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Sagging ceiling (and floor above) likely problem/solutions?

Discussion in 'Building' started by crobar, 17 Jan 2016.

  1. crobar

    crobar

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    Hello,

    I'm looking at buying an old Victorian house, irca 1890. Its in a row and is attached to houses either side. It has a few issues, but the most worrying one is sagging of the living room ceiling, and corresponding sagging of the floor above. I'd like to know what the most likely reason for this is. The sagging happens near a window in the living room close to the front wall of the house. It also appears that the wall bulges out a little here. However it seems likely that this has been like this for many years, i.e. 25+, and isn't a new development.

    I'd like to know what people here think about this, what the most likely cause is and what the possible fixes might be. I've got a few ideas from googling (ranging from shimming to level the floor above to jacking up the joists and bolting a new beam to it) but don't really know much more than this.

    I do wonder if a couple of the existing joists have basically come out of whatever the fixing method was at the end closest to that wall because of the wall bulging out.

    So what do you think, should I avoid this place like the plague?
     
  2. KenGMac

    KenGMac

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    crobar, hi.

    From the description, the most common causation of sagging first floor joists is joist end rot, where the end of the joist which is embedded in the external wall is rotted away by the action of rain water entering the external joints in the stone [I assume the terrace you are looking at is sandstone?] over a considerable time. The joist is simply built into the internal surface of the external wall, there will be no mechanical connection.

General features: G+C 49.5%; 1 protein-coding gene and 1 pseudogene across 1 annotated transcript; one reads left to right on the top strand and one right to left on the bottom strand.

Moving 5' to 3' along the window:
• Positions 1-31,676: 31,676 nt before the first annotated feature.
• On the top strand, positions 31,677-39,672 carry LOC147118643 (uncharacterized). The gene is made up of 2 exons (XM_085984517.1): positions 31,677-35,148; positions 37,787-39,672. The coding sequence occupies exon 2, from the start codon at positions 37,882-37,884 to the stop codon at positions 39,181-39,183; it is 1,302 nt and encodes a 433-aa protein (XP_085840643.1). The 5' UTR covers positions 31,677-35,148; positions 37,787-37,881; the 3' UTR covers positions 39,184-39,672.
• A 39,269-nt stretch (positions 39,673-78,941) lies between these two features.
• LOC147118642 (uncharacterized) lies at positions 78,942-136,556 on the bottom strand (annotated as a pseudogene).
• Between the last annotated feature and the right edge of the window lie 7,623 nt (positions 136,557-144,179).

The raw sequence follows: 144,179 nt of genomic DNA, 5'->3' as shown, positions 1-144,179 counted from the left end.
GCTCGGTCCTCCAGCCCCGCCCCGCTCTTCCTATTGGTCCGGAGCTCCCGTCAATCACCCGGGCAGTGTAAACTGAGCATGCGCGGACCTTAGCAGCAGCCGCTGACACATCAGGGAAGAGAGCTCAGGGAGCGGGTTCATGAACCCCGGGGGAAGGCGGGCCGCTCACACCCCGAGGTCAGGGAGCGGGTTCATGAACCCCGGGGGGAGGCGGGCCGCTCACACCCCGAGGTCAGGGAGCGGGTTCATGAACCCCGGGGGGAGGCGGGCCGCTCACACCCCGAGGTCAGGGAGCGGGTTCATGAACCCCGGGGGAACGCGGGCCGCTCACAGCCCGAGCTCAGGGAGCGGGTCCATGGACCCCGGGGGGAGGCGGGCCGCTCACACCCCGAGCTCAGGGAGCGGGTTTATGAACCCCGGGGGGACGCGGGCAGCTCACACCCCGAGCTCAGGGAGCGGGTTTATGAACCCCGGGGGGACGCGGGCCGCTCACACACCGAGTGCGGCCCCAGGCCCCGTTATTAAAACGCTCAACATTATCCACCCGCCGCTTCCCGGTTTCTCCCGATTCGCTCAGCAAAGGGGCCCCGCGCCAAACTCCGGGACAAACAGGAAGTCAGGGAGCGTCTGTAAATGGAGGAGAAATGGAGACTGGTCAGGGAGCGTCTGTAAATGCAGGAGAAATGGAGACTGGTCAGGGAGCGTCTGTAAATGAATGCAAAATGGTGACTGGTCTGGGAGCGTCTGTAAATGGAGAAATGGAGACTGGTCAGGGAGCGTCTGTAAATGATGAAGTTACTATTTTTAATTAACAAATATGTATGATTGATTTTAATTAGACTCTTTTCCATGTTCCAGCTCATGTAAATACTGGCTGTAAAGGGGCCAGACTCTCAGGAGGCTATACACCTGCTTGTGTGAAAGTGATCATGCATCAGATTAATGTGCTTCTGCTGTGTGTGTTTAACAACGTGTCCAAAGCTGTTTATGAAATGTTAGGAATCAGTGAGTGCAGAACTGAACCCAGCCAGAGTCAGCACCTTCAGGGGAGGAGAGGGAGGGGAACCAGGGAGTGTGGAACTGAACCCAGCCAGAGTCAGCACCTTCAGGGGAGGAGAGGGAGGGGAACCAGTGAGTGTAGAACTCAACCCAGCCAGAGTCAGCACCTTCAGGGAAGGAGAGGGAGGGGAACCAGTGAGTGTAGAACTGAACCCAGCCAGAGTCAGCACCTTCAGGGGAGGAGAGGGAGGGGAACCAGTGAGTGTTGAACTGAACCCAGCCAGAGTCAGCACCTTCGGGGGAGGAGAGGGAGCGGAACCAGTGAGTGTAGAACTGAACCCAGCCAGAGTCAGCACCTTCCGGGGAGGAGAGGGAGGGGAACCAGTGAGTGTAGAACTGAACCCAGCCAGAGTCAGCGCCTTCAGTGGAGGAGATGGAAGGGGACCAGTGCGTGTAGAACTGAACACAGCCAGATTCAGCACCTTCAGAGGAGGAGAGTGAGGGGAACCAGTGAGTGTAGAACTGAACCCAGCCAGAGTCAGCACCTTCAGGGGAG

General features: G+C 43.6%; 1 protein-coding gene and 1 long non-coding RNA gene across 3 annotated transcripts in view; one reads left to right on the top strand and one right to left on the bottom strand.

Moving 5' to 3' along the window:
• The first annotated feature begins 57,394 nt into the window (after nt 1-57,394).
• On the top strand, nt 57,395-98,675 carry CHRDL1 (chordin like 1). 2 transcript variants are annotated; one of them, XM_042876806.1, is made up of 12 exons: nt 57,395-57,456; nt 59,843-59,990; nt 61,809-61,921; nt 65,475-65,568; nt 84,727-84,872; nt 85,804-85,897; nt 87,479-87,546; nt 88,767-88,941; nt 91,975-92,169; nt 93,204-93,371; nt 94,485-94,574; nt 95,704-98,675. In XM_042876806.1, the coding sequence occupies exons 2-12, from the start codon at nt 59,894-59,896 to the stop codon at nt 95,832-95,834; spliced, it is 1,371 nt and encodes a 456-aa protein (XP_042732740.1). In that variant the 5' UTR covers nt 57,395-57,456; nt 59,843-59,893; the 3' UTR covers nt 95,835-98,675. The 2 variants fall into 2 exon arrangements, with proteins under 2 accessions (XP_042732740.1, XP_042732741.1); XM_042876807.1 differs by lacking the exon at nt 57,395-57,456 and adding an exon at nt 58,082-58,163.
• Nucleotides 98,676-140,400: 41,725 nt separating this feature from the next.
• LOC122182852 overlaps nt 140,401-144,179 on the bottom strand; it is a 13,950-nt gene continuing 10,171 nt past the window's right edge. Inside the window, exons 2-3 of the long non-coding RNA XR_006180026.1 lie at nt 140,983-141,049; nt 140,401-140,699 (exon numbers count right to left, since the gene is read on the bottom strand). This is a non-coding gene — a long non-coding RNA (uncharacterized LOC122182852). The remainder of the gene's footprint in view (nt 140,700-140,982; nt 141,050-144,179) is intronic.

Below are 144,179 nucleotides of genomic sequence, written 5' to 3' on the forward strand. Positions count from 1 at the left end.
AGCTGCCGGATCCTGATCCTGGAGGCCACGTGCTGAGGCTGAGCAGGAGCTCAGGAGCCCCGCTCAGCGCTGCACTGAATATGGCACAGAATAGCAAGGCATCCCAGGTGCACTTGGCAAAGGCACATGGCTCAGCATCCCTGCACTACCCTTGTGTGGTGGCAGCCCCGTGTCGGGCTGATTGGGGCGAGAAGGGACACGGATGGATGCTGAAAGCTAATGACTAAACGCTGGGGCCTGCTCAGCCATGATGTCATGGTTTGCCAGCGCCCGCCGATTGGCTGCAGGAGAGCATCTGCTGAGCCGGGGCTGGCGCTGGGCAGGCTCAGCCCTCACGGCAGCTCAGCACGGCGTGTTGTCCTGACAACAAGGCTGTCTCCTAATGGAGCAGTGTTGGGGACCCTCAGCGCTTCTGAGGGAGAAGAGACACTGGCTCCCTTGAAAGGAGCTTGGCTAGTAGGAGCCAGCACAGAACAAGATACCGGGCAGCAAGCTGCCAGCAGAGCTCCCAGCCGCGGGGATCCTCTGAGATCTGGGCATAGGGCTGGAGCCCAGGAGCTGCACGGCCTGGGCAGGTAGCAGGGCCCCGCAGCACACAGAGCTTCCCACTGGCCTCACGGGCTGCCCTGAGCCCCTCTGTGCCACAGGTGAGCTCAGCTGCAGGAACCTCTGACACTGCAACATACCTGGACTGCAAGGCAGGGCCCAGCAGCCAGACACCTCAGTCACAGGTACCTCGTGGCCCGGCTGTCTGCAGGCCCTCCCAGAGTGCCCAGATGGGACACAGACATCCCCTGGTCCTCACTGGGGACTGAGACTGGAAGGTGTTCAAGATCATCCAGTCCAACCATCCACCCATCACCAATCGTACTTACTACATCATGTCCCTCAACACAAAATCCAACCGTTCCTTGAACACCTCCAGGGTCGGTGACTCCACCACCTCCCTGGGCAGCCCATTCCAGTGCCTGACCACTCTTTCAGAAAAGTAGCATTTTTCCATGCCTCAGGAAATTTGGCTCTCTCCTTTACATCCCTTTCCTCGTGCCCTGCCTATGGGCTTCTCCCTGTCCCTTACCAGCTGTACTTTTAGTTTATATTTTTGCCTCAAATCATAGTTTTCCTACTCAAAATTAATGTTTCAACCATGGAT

What can occur over time is the rain water entering the external wall will over time cause the joist end to rot then the lower surface of the joist crushes, because of the rot and the floor on the first floor drops and the ceiling in the room below bulges down wards.

    One give away that is visible tends to be that a gap occurs between the Skirting and the floor in the first floor room.

    As for a repair? this generally entails lifting the first floor flooring, remove the [probably] Lath and plaster from the ceiling in the ground floor there after, prop the joists cut the rot damaged ends away, and insert and bolt together the new replacement and existing joists.

    My preference is to remove and replace the entire ground floor lath and Plaster ceiling with two layers of plasterboard, skim and a total re-decoration of both rooms.

    As for the bulge in the front wall, this wall will have been getting a lateral Support from the now probably rotted joist ends, lateral Stability is a term where the tall wall which is considered to be thin relative to its overall height will begin to buckle [bulge] because the mid height restraint offered by the now rotted joists has been removed, the action of the rot has diminished this restraint once offered by the joists.